Treating sickle cell disease in children around the world

Image of Russell E. Ware M.D., Ph.D., shaking hands with a young sickle cell patient in Africa.

Russell E. Ware, M.D., Ph.D., had been researching sickle cell disease (SCD) in the U.S. for about 10 years when he decided to go to the Middle East to better understand the disease’s impact around the world.

Dr. Ware is the co-executive director of Cincinnati Children’s Hospital’s Cancer and Blood Diseases Institute. His research is supported by NIH.

When he got to the Middle East, Dr. Ware was surprised to see that SCD had become a global disease. It was not just limited to those with African or Hispanic backgrounds like it was in the U.S.

Through his research, Dr. Ware learned there are also many people with SCD in the Caribbean, India, and Asia.

“Most people don’t know that all newborn babies in the U.S. are tested for SCD.”

– Russell E. Ware M.D., Ph.D.

Helping those with less

Dr. Ware decided to find a way to treat people with SCD in other countries that had little or no resources to do so.

“We’ve been developing partnerships in these countries to help people with no resources,” he says. “We diagnose them, get their immunizations up to date, and give them Hydroxyurea. It’s a work in progress.”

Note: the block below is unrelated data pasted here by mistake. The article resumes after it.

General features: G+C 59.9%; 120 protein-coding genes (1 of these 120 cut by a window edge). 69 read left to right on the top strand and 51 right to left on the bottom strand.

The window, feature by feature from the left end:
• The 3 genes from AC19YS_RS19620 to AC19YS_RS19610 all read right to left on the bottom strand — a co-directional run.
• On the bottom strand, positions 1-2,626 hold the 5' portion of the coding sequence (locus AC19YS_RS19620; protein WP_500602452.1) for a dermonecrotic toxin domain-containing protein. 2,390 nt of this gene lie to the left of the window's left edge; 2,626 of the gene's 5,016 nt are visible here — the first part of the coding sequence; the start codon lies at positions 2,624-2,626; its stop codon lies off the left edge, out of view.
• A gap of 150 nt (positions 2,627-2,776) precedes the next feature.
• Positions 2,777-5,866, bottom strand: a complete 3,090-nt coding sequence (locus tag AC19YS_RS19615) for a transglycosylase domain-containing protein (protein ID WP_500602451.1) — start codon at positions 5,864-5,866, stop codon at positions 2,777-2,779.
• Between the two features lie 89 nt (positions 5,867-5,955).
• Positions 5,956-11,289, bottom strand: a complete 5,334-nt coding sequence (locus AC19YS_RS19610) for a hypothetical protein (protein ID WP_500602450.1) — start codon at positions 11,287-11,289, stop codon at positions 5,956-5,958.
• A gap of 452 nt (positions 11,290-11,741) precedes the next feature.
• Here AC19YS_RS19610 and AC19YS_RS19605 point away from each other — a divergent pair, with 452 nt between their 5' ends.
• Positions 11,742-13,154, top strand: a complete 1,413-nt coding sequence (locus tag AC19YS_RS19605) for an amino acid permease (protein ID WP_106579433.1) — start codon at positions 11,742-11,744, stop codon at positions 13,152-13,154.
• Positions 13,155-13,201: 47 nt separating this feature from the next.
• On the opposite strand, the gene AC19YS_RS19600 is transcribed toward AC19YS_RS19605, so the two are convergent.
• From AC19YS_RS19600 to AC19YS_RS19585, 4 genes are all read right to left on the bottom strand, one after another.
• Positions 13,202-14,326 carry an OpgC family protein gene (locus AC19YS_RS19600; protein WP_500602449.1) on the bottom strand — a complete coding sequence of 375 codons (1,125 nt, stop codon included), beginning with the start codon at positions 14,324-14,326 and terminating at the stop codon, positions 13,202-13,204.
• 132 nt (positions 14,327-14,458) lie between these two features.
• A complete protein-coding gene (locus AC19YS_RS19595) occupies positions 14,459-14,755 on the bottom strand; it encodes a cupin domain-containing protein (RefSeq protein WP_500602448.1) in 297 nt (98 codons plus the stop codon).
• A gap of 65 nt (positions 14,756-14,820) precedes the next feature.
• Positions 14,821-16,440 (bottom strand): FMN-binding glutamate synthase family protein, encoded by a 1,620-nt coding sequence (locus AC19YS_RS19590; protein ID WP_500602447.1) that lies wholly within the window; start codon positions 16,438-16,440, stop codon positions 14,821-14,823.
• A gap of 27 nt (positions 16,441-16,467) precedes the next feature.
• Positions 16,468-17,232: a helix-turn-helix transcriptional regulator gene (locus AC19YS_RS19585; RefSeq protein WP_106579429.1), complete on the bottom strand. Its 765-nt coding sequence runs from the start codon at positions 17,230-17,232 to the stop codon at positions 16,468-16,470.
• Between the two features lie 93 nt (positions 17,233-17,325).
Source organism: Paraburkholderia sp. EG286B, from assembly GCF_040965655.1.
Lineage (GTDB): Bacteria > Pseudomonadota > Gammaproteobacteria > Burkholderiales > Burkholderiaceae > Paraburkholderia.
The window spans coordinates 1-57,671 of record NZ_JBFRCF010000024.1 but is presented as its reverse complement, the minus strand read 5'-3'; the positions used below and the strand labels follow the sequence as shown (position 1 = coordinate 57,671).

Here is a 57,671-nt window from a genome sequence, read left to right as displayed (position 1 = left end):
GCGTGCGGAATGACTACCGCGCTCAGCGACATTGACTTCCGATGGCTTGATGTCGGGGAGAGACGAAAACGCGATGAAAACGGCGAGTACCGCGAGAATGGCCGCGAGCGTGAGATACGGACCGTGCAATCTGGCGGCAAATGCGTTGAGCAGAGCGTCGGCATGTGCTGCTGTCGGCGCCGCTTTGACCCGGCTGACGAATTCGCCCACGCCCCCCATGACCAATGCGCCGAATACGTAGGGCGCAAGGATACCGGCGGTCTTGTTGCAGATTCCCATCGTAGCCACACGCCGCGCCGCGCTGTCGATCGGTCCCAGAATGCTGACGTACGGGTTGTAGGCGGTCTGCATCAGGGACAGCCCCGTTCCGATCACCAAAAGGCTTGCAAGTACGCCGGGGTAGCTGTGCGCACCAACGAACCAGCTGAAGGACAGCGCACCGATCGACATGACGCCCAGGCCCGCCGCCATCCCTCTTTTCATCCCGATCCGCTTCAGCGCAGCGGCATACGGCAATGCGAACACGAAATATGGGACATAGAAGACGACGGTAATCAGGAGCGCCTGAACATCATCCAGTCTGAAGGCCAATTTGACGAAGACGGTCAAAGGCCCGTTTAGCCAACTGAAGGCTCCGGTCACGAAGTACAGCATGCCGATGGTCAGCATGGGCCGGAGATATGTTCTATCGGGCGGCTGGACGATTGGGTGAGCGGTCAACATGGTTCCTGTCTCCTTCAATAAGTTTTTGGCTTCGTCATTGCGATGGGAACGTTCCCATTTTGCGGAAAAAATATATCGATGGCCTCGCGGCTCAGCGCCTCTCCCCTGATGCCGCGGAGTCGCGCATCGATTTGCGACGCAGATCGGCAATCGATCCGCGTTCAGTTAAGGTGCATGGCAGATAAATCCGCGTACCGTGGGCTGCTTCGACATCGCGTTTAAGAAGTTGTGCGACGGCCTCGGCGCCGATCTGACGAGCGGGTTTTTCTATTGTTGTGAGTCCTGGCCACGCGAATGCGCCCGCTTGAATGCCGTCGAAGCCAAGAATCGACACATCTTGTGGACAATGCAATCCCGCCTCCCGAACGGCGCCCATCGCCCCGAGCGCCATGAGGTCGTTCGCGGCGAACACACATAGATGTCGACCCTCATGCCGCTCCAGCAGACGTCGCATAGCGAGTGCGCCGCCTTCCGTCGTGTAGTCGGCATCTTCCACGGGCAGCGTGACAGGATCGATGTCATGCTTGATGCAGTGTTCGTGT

Research shows that people with sickle cell disease are more susceptible to malaria. But when treated with hydroxyurea, a pill that helps relieve pain and can help patients live longer, the risk of malaria decreased by more than half.

In sickle cell patients, hydroxyurea also prevents strokes and brain problems. It does this by allowing blood cells to stay round so that oxygen can be carried freely through the blood system. Better blood flow equals less pain.

“In Africa, 60% to 90% of kids with sickle cell disease die by the age of 5,” Dr. Ware says. “Most of them die without knowing they had sickle cell. A small intervention like Hydroxyurea can make a big impact on mortality [or incidence of death] in places where it is really high.”

Using hydroxyurea in Jamaica and Africa

Thanks to NIH funding, Dr. Ware and his research team are able to treat children in Jamaica and Africa at no cost to the families.

“We’ve been pleasantly surprised, too,” Dr. Ware says. “Children take the medicine regularly.”

Dr. Ware would like to see hydroxyurea, which has been used for 20 years with little to no side effects, become more affordable and available to everyone globally.

He says he wants to see all children receive a faster SCD diagnosis and better treatment, especially in areas with little or no resources.

“A lot has changed in SCD research in 30 years,” Dr. Ware says. “Most people don’t know that all newborn babies in the U.S. are tested for SCD.”

He recommends that people with SCD go to a sickle cell specialist in addition to their family doctor. “Sickle cell patients need specialists who can enroll them in clinical trials,” he says. “This is a serious disease.”

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